For the past few weeks, I have been providing regular updates on the status of crude oil inventories and production in the United States.  Admittedly, this report is a bit late as it covers the week ending November 7 and I do apologize for my tardiness in getting this released. The prevailing trends in oil inventories over that week may come as somewhat of a surprise because oil prices continued to decline, taking motor gasoline prices and the stock prices of oil-related companies with it.

The week of November 7, 2014 actually saw the nation’s commercial oil inventories decline compared to the previous week. On November 7, there was a total of 378.5 million barrels of oil in all of the commercial oil inventories in the United States. The same inventories contained 380.2 million barrels of oil at the end of the week ending October 31, 2014.  As has been the case for quite some time now, this was significantly less oil than what was in inventories at the same time last year.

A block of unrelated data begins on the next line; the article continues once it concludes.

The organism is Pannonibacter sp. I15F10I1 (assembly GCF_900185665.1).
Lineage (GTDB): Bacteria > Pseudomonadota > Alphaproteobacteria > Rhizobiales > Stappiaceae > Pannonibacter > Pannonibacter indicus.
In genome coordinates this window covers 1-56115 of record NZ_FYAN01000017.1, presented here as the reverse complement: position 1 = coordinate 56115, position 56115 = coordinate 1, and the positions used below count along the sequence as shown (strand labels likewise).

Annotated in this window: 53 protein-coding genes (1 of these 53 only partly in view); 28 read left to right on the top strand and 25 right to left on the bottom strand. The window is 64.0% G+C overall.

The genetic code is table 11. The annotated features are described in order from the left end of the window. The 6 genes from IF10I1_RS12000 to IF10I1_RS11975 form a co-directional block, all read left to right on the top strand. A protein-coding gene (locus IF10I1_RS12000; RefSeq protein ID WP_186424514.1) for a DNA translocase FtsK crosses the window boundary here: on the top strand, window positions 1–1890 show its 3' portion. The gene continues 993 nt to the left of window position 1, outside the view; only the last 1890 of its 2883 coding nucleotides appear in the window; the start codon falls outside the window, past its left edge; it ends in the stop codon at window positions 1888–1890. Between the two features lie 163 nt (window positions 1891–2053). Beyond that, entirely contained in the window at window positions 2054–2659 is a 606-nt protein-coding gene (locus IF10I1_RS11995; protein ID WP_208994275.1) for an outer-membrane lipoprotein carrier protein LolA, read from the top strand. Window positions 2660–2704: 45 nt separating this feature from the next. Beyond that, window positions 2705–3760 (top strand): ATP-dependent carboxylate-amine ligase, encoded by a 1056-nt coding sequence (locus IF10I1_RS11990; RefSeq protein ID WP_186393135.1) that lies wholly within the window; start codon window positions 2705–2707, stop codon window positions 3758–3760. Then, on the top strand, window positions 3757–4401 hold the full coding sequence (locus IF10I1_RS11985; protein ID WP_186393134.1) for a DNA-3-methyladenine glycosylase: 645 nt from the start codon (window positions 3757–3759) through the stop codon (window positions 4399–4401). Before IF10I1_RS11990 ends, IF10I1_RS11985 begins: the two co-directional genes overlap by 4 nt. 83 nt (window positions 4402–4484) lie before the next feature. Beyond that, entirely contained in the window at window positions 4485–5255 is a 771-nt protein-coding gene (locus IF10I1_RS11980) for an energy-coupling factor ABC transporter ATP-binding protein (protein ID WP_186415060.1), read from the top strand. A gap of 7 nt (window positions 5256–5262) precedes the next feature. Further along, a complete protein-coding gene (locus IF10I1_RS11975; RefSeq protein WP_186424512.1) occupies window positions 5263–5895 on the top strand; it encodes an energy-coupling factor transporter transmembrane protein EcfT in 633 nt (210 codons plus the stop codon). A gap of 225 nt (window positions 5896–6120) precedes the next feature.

This decline also represents a departure from the trend that was occurring last year. As the chart above shows, the nation’s inventories steadily increased on a week-over-week basis last year. While that same trend was also occurring this year, it did not over the past week.

The week of November 7, 2014 also saw an increase in refinery activity compared to both the previous week and the corresponding week last year.

As might be expected, this led to an increase in gasoline production, which increased by an average of 3,000 barrels per day over the previous week.  However, the amount of gasoline provided to the market over the four week period ending November 7, 2014 actually declined compared to the previous four week period as well as on a year-over-year basis.

These dynamics are likely one reason why gasoline inventories actually increased in size compared to last week. However, inventories were still considerably lower than at the same time last year.

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